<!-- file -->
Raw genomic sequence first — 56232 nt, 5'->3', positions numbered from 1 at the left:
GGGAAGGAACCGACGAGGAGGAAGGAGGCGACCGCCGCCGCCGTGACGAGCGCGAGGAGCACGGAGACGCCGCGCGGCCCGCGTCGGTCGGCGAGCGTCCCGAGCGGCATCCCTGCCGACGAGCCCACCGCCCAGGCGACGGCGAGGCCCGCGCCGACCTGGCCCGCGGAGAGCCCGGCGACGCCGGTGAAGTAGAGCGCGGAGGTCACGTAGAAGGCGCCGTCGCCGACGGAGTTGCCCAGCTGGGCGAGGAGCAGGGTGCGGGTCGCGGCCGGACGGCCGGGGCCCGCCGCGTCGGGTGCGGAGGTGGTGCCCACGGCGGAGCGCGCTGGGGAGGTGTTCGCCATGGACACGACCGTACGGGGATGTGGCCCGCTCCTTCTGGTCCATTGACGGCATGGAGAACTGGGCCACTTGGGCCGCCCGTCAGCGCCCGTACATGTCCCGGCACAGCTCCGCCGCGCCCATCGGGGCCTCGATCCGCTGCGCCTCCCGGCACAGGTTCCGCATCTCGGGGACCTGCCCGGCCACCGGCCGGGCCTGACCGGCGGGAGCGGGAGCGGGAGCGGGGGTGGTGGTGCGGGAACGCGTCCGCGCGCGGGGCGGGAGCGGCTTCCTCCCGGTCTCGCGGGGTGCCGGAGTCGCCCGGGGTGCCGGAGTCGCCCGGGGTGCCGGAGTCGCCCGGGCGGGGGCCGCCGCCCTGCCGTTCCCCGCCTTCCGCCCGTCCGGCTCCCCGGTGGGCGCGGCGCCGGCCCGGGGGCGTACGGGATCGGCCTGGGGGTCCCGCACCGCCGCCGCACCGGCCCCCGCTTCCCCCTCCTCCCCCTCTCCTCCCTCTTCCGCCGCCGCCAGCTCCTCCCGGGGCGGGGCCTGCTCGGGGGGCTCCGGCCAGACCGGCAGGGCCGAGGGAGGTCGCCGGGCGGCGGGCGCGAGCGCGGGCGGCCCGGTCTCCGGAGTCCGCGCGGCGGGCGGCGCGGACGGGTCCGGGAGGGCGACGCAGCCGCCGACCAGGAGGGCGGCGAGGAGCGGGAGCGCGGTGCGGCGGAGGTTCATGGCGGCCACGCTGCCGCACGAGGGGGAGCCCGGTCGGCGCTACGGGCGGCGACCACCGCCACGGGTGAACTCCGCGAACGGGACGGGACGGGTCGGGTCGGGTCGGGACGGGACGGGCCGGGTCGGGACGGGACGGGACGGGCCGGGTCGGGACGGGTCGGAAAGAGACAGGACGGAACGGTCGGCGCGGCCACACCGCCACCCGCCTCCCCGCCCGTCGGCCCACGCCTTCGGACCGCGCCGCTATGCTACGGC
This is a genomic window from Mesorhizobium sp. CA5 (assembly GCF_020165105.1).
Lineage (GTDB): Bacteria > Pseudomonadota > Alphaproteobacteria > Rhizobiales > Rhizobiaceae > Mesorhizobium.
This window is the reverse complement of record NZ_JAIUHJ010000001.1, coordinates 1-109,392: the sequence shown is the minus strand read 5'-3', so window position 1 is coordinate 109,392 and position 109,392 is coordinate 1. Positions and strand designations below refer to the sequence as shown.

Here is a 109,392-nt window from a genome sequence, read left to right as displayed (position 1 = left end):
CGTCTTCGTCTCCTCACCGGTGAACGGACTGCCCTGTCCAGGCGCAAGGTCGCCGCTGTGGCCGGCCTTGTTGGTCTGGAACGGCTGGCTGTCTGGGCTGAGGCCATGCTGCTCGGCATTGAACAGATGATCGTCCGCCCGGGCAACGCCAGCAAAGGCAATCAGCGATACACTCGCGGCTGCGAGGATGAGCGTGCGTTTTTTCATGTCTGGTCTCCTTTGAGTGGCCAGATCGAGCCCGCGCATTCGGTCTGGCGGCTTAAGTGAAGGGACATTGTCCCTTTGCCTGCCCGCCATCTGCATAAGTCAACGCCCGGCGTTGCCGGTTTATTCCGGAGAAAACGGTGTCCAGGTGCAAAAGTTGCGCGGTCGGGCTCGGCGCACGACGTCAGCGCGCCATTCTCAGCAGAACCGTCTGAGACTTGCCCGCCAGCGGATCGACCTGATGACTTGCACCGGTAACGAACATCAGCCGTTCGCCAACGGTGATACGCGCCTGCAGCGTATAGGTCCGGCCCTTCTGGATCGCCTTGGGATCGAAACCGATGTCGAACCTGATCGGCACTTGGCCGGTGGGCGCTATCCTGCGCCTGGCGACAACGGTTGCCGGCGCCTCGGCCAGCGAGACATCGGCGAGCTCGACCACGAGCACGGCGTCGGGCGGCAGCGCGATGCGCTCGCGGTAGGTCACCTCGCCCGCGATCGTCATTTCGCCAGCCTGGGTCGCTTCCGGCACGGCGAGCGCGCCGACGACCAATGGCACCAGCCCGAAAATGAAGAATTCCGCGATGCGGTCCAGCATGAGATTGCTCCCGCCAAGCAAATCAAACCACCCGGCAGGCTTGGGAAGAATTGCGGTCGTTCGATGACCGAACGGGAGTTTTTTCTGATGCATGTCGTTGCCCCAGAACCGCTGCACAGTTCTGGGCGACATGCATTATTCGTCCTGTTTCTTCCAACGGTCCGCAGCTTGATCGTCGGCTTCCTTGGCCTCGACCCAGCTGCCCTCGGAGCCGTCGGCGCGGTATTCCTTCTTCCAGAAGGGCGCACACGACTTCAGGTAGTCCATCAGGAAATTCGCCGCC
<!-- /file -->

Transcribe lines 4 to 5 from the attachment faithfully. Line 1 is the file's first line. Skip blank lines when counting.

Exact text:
Lineage (GTDB): Bacteria > Pseudomonadota > Alphaproteobacteria > Rhizobiales > Rhizobiaceae > Mesorhizobium.
This window is the reverse complement of record NZ_JAIUHJ010000001.1, coordinates 1-109,392: the sequence shown is the minus strand read 5'-3', so window position 1 is coordinate 109,392 and position 109,392 is coordinate 1. Positions and strand designations below refer to the sequence as shown.